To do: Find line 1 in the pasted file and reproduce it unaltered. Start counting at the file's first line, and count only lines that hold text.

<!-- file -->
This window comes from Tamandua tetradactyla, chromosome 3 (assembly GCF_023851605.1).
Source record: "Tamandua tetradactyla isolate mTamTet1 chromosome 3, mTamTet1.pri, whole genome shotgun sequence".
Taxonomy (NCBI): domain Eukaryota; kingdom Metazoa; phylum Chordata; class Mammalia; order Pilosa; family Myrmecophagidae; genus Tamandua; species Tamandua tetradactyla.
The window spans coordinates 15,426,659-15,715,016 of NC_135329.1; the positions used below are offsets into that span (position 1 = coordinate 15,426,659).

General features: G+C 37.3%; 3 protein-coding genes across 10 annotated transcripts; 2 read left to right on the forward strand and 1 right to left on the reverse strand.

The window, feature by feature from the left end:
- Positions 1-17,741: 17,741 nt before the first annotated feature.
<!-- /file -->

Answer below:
This window comes from Tamandua tetradactyla, chromosome 3 (assembly GCF_023851605.1).